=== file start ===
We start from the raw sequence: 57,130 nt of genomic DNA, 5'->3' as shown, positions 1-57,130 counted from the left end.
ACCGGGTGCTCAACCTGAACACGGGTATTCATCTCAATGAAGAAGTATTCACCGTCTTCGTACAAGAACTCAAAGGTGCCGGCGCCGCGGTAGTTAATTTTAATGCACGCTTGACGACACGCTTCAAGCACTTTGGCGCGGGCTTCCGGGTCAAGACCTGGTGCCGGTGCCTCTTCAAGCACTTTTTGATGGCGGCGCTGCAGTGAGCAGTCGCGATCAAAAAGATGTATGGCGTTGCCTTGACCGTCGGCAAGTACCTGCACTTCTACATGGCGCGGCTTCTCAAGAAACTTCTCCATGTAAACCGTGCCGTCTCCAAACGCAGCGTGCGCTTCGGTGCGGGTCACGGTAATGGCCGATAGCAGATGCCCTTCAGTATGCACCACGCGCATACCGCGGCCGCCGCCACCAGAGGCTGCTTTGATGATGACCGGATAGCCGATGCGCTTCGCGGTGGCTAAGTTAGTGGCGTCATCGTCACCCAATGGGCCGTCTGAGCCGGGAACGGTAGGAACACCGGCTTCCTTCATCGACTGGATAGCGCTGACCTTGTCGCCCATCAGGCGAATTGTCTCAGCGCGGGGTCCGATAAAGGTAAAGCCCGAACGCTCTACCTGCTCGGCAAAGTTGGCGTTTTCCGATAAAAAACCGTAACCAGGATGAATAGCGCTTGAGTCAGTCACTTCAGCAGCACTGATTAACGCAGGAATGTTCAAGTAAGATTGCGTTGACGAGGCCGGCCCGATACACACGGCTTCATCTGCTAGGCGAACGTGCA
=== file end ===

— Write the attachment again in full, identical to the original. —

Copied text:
We start from the raw sequence: 57,130 nt of genomic DNA, 5'->3' as shown, positions 1-57,130 counted from the left end.
ACCGGGTGCTCAACCTGAACACGGGTATTCATCTCAATGAAGAAGTATTCACCGTCTTCGTACAAGAACTCAAAGGTGCCGGCGCCGCGGTAGTTAATTTTAATGCACGCTTGACGACACGCTTCAAGCACTTTGGCGCGGGCTTCCGGGTCAAGACCTGGTGCCGGTGCCTCTTCAAGCACTTTTTGATGGCGGCGCTGCAGTGAGCAGTCGCGATCAAAAAGATGTATGGCGTTGCCTTGACCGTCGGCAAGTACCTGCACTTCTACATGGCGCGGCTTCTCAAGAAACTTCTCCATGTAAACCGTGCCGTCTCCAAACGCAGCGTGCGCTTCGGTGCGGGTCACGGTAATGGCCGATAGCAGATGCCCTTCAGTATGCACCACGCGCATACCGCGGCCGCCGCCACCAGAGGCTGCTTTGATGATGACCGGATAGCCGATGCGCTTCGCGGTGGCTAAGTTAGTGGCGTCATCGTCACCCAATGGGCCGTCTGAGCCGGGAACGGTAGGAACACCGGCTTCCTTCATCGACTGGATAGCGCTGACCTTGTCGCCCATCAGGCGAATTGTCTCAGCGCGGGGTCCGATAAAGGTAAAGCCCGAACGCTCTACCTGCTCGGCAAAGTTGGCGTTTTCCGATAAAAAACCGTAACCAGGATGAATAGCGCTTGAGTCAGTCACTTCAGCAGCACTGATTAACGCAGGAATGTTCAAGTAAGATTGCGTTGACGAGGCCGGCCCGATACACACGGCTTCATCTGCTAGGCGAACGTGCA